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Purple Line Stokes Gentrification Fears

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University Boulevard in Langley Park is already starting to see the effects of the Purple Line, three years in advance of construction.
Matt Bush
University Boulevard in Langley Park is already starting to see the effects of the Purple Line, three years in advance of construction.

In Maryland, the Purple line is years away from completion, but a group of small business owners say they're already feeling its effects.

Danny Santacruz owns America Hair Design, right at the intersection of New Hampshire Avenue and University Boulevard in Langley Park.  One day, the Purple line will go through there. Construction is at least three years away, but Santacruz and his salon may not be here by then. Rent is getting higher and higher, to the point that Santacruz says he could rent in D.C.'s upscale Dupont Circle neighborhood for the same price.

"I've noticed on the leases, there's no renewal now after five years," says Santacruz. "They continue to increase (rent). It could have to do with the Purple line. It could not. It could just be a coincidence. I don't really know."

He's done business in Langley Park for 11 years, but now, he sadly imagines what riders will one day say as the ride the Purple line through there. "'Yeah, I remember they used to have Hispanic cuisine at this restaurant, or Indian cuisine at that restaurant,'" he says. "'Oh yeah, that was a long time ago. We have whatever store is there now.'"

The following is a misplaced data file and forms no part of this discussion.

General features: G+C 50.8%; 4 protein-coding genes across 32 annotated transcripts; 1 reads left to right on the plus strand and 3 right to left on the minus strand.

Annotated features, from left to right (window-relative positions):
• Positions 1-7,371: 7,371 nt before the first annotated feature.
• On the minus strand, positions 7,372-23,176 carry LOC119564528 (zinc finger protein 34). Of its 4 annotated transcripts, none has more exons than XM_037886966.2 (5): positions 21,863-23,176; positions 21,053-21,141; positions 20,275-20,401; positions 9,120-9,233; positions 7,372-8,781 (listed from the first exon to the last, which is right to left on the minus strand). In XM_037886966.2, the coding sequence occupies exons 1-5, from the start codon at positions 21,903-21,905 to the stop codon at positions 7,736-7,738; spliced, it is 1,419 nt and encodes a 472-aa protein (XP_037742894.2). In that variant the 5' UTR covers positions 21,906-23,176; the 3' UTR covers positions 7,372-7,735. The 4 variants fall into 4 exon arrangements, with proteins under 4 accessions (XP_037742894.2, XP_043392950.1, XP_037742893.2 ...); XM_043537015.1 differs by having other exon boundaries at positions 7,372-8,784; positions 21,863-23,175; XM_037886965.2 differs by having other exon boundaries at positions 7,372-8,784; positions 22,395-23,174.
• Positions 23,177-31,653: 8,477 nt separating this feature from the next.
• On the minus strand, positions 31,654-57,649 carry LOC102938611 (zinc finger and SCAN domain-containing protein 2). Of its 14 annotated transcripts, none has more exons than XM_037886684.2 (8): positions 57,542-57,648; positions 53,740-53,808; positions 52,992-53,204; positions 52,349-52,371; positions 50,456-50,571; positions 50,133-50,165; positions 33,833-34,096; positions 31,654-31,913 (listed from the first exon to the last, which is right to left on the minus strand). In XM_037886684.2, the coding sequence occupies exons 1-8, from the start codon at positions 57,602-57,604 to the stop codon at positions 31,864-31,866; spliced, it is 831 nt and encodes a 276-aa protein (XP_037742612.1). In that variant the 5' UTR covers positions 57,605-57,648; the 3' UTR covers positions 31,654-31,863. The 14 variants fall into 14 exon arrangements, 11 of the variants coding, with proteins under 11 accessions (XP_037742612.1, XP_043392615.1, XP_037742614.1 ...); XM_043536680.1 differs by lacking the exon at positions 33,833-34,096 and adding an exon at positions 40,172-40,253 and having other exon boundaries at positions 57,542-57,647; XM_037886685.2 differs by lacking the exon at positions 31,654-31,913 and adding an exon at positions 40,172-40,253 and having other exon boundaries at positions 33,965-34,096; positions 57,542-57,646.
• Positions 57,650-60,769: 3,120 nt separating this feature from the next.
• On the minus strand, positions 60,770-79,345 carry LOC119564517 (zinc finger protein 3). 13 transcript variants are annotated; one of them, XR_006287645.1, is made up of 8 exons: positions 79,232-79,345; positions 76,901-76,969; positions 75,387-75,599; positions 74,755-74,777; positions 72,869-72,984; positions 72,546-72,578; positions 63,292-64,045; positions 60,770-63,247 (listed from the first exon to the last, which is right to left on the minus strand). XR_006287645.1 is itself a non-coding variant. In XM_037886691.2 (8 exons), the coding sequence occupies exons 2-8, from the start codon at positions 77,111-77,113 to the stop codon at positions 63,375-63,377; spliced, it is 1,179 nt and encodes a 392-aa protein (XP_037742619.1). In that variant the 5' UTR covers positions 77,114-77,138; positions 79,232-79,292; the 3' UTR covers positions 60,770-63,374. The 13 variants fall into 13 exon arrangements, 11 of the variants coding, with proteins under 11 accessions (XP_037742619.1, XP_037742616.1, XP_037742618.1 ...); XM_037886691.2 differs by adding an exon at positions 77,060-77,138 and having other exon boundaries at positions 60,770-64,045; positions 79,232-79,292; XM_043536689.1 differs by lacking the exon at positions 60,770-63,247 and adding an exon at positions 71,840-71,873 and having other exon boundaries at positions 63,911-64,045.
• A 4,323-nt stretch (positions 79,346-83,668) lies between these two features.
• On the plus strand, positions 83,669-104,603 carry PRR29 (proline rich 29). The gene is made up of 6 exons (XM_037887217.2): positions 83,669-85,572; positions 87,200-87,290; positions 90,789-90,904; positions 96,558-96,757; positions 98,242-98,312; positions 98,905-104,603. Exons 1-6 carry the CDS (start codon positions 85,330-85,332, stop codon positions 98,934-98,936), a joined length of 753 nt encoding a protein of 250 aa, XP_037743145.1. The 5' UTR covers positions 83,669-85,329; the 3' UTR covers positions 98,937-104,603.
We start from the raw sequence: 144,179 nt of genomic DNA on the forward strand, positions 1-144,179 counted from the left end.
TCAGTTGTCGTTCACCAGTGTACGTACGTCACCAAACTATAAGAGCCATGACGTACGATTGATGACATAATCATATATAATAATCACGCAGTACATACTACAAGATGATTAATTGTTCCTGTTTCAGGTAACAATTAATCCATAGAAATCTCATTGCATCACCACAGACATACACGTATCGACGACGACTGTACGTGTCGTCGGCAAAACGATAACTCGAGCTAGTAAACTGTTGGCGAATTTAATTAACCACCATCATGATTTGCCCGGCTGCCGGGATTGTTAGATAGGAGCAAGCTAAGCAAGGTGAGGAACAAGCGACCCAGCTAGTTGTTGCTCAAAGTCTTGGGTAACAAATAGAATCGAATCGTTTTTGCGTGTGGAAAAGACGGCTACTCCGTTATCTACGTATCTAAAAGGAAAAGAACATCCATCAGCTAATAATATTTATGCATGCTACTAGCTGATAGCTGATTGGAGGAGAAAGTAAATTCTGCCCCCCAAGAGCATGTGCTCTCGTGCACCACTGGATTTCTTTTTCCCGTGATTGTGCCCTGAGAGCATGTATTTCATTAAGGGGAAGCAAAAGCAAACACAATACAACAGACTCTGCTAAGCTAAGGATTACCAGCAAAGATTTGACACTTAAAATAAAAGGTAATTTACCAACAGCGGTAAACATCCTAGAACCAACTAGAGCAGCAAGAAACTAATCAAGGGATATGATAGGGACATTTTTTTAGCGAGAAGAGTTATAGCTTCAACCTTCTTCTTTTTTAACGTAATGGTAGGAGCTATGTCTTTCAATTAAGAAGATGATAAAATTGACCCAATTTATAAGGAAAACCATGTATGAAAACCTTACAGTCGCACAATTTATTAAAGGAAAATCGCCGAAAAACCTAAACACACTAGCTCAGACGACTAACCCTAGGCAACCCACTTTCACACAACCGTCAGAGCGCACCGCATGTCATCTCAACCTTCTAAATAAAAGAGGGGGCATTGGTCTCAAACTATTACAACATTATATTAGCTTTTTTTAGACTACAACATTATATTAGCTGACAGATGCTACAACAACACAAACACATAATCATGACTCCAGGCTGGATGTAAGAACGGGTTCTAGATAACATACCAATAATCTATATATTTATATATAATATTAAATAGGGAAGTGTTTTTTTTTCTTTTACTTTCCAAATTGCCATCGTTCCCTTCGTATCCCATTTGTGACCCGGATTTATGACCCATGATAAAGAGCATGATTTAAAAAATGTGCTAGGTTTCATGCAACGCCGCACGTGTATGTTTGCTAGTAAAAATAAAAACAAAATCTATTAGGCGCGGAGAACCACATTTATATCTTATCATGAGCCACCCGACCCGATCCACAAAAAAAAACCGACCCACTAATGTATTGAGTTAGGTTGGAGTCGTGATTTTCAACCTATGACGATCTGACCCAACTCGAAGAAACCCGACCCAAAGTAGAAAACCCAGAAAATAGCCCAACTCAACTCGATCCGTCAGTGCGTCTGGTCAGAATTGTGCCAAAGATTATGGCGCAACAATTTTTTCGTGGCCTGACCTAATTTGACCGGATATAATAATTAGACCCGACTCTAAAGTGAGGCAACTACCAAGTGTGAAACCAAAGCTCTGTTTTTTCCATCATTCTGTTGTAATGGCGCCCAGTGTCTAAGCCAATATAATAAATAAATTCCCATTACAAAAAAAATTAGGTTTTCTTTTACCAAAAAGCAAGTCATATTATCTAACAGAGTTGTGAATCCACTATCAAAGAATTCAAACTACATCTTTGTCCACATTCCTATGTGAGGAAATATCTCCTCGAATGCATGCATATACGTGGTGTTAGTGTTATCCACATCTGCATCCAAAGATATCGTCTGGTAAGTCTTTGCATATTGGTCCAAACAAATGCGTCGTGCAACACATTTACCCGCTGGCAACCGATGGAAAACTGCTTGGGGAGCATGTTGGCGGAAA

Others are certain the higher rents in the area can be connected to the proposed Purple line, and they fear that while they'll get the mass transit they've always wanted, it will destroy this neighborhood they call the "International Corridor" because of all its small businesses run by and catering to immigrants. Zorayda Moreira-Smith is a lawyer with Casa De Maryland, and she says the process of gentrification is starting with landlords and developers.

"We are starting to see, unfortunately, people planning," says Moreira-Smith. "People don't want to have these long leases, because they know that will commit them to this baseline rent. And they know that they'll probably be able to get more once construction starts and the Purple line is built."

Moreira-Smith says Casa does not want to see here what happened in the D.C. neighborhood of Columbia Heights, where big box retailers such as Target and Best Buy now do business. The Montgomery County Council is considering a bill targeting such retailers by forcing them to sign community benefit agreements supporters feel would protect existing businesses.

"These big box businesses are not here to compete with local small businesses.  They're here to take over," Moreira-Smith says.

County executive Isiah Leggett has threatened to veto the measure, saying it sends a bad message and makes the county less business friendly. There is no construction start date set for the Purple line.

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